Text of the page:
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And, looking fondly on the wondering throng, 'Farewell!' he said, my children! serve your God

With unremitting zeal, as I have done, And ye shall gain as bright a recompense !' "The harnessed spirits, spreading forth their wings

That waved in golden radiance, like the clouds

In autumn evening burnished by the sun; And hovering, for a moment, o'er the earth,

With swift ascent towards th' ethereal realms Took their glad way, and mingled with the skies.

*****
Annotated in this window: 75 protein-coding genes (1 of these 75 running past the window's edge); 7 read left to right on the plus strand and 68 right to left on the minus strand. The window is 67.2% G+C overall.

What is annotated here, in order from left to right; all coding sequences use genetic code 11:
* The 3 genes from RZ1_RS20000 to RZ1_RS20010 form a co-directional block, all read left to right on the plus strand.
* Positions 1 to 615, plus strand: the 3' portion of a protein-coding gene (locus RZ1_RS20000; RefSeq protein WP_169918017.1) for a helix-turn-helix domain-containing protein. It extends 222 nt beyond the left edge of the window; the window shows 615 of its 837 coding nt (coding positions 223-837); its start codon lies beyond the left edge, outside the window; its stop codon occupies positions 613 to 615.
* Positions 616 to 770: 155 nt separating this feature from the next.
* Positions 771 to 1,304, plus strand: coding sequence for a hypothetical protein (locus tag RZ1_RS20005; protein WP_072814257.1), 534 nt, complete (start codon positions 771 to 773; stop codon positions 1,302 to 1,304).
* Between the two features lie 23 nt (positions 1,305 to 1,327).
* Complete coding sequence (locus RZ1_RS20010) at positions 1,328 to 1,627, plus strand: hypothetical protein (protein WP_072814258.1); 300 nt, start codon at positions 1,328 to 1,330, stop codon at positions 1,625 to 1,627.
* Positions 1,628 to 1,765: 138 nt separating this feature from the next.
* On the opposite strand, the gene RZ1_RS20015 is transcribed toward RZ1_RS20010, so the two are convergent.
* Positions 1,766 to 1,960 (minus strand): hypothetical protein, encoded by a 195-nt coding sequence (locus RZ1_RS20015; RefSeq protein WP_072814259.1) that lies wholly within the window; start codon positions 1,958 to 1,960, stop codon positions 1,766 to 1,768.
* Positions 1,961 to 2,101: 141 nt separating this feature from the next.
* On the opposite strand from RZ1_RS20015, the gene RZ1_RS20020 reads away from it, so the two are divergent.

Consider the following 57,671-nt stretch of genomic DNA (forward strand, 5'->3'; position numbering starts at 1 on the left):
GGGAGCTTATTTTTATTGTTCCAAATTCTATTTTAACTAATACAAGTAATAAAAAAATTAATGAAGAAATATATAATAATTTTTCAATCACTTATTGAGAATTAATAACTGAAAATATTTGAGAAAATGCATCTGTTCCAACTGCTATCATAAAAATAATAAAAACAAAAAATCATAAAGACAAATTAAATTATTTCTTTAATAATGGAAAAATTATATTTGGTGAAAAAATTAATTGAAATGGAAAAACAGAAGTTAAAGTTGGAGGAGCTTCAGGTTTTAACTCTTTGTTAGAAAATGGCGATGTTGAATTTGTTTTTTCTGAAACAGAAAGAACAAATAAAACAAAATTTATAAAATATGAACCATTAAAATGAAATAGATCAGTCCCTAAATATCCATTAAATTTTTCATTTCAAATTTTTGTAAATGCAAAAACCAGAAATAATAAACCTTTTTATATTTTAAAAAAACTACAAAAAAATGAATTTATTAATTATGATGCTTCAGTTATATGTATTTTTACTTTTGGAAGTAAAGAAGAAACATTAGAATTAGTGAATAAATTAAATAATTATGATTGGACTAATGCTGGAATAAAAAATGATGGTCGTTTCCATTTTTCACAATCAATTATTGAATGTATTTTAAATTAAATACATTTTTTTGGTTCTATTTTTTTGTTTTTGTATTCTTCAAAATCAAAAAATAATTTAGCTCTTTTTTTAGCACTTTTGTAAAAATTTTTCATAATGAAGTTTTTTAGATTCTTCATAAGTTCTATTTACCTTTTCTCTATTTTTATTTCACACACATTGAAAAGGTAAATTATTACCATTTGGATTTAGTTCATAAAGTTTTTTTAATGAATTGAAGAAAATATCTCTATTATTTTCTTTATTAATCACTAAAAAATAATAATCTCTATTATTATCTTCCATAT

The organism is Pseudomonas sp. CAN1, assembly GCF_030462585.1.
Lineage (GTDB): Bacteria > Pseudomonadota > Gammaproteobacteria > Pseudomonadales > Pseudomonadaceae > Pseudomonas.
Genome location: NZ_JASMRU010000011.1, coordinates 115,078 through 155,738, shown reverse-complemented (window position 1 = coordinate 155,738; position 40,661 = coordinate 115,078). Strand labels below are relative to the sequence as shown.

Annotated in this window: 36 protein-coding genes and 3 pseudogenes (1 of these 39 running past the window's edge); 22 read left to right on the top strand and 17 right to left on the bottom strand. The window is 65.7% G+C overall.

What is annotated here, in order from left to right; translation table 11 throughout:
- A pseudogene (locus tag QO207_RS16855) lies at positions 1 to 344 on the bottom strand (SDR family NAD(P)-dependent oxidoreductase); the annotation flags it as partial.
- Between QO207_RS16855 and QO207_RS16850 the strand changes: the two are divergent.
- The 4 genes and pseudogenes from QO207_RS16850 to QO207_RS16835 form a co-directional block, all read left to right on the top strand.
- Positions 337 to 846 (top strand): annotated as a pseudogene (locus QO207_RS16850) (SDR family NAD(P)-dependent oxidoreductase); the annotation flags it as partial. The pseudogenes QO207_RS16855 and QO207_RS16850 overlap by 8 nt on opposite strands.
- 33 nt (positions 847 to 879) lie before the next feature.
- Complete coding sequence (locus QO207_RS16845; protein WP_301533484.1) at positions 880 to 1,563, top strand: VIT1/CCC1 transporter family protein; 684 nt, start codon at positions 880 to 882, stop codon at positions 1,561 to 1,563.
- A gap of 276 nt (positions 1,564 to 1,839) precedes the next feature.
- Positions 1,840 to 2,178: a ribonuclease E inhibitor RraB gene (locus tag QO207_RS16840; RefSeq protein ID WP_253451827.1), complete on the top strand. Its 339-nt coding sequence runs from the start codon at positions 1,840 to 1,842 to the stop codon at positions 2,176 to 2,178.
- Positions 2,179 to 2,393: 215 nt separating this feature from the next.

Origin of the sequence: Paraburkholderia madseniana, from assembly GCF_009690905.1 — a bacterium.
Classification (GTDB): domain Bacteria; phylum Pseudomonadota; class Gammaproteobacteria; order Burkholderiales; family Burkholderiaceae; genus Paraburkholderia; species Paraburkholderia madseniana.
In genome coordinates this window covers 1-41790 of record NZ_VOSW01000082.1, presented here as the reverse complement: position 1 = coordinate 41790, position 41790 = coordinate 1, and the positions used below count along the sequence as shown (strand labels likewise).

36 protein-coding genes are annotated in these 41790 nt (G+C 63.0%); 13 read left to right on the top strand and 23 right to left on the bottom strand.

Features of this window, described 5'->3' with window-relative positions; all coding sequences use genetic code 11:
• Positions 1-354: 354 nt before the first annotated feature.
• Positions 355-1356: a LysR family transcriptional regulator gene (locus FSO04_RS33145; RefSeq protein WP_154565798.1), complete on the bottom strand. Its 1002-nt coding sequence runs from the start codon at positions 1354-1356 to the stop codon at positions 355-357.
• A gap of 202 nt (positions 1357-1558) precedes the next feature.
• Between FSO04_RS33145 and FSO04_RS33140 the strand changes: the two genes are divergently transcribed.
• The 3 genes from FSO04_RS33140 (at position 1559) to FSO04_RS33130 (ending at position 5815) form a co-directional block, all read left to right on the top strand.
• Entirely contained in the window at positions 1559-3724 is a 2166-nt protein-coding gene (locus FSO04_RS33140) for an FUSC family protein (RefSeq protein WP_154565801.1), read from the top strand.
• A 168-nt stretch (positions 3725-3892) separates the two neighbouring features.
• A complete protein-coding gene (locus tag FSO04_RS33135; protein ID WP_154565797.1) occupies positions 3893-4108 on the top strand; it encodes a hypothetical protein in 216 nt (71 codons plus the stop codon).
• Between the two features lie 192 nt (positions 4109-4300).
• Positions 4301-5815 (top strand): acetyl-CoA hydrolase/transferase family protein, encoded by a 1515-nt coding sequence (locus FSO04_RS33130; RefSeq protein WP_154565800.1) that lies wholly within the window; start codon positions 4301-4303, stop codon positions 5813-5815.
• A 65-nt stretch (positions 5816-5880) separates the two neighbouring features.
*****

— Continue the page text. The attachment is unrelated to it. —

Th' astonished multitude fell to the ground In humble posture, and adored the Power Omnipotent, their father's God, whose hand This glorious miracle of love had wrought." Chariots and cars are sublimely spoken of in Scripture-and in Paradise Lost "instinct with spirit." But the descent of the present chariot, to the eye of our imagination, is any thing but sublime. The set-out is spick-andspan new-but too material by far-as if built by Croall. "In its seat" is too minute a touch, and we are curious to know if it were a vis-a-vis. "Soon in the seraph's car he took his seat," borders, we fear, on the ludicrous-and we trust we are not profane in saying it suggests the idea of Enoch being booked for heaven. "Therefore ascend this chariot" is not seraphic and Enoch's parting words had been better, if not so self-laudatory. Nothing can be poorer, for nothing can be more commonplace, than the image of the clouds-and it is inappropriate; for sunset is a steadfast show and far remote. -whereas the harnessed spirits unfold their wings in the very midst of a crowd-on the ground -and then, hovering for a moment over the earth, swiftly ascend towards the ethereal realms. The mere colour of their wings may have resembled that of clouds " in autumn evening burnished by the sun;" but all their other attributes are extinguished by the image.